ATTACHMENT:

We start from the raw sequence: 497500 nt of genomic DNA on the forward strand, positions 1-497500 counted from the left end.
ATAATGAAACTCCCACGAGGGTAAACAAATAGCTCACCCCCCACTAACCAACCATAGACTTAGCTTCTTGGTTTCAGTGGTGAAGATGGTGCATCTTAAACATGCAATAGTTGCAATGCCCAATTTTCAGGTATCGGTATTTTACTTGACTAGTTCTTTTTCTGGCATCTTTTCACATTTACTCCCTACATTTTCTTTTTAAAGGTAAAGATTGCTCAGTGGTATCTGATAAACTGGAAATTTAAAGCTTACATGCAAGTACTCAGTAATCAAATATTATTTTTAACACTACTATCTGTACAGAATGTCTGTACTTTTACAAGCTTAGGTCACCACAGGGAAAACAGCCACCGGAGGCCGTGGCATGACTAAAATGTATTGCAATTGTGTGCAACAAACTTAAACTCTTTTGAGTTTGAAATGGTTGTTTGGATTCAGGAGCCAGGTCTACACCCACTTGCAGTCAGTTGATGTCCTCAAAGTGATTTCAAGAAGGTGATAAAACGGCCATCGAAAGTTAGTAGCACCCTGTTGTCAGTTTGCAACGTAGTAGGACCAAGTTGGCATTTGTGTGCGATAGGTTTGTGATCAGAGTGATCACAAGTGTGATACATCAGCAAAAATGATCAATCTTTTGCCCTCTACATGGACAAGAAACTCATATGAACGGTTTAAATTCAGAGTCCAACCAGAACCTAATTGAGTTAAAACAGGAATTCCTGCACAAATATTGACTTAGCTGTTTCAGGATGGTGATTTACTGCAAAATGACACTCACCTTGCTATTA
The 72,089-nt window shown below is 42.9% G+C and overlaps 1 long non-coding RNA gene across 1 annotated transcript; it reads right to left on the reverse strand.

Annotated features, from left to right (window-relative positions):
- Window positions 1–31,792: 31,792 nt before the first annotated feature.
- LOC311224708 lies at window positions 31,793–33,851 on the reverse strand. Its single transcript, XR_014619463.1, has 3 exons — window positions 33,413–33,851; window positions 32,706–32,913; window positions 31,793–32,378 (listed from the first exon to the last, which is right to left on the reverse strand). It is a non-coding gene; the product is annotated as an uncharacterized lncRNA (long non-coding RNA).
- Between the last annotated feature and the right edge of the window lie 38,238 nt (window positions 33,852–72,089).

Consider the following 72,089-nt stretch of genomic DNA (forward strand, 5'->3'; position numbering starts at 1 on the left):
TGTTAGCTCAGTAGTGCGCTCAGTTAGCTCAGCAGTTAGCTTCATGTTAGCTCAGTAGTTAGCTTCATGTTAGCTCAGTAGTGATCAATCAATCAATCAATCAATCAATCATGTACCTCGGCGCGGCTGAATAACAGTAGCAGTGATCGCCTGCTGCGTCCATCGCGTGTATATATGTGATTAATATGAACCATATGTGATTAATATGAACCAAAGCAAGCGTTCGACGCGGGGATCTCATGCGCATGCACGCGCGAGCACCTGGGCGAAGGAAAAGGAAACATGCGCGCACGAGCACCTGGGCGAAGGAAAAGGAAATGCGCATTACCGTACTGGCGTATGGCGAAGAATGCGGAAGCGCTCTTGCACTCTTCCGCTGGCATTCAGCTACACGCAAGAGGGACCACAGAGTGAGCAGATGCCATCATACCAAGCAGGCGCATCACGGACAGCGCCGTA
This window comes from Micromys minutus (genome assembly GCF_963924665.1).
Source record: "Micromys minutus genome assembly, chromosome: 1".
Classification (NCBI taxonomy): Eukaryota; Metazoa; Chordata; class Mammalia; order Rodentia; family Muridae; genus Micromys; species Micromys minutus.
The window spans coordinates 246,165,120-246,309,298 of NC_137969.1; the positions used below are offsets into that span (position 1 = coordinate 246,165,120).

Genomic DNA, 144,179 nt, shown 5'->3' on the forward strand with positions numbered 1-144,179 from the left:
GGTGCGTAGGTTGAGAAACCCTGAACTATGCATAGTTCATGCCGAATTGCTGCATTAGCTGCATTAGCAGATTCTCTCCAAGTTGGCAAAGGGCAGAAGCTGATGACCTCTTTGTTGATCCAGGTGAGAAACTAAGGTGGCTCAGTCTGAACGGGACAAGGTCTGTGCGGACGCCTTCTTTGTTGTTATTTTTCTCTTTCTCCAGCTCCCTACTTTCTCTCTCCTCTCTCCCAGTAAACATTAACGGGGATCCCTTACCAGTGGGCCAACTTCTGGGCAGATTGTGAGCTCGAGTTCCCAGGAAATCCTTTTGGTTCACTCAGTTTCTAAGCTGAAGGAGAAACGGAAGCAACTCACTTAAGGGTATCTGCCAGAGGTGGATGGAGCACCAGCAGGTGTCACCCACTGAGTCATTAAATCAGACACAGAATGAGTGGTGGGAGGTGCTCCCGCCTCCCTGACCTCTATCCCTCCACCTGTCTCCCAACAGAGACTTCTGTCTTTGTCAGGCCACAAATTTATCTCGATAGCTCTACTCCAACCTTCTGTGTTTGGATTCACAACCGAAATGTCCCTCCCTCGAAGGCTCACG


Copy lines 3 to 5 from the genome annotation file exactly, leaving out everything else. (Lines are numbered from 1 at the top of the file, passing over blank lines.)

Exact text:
The 72,089-nt window shown below is 42.9% G+C and overlaps 1 long non-coding RNA gene across 1 annotated transcript; it reads right to left on the reverse strand.

Annotated features, from left to right (window-relative positions):
- Window positions 1–31,792: 31,792 nt before the first annotated feature.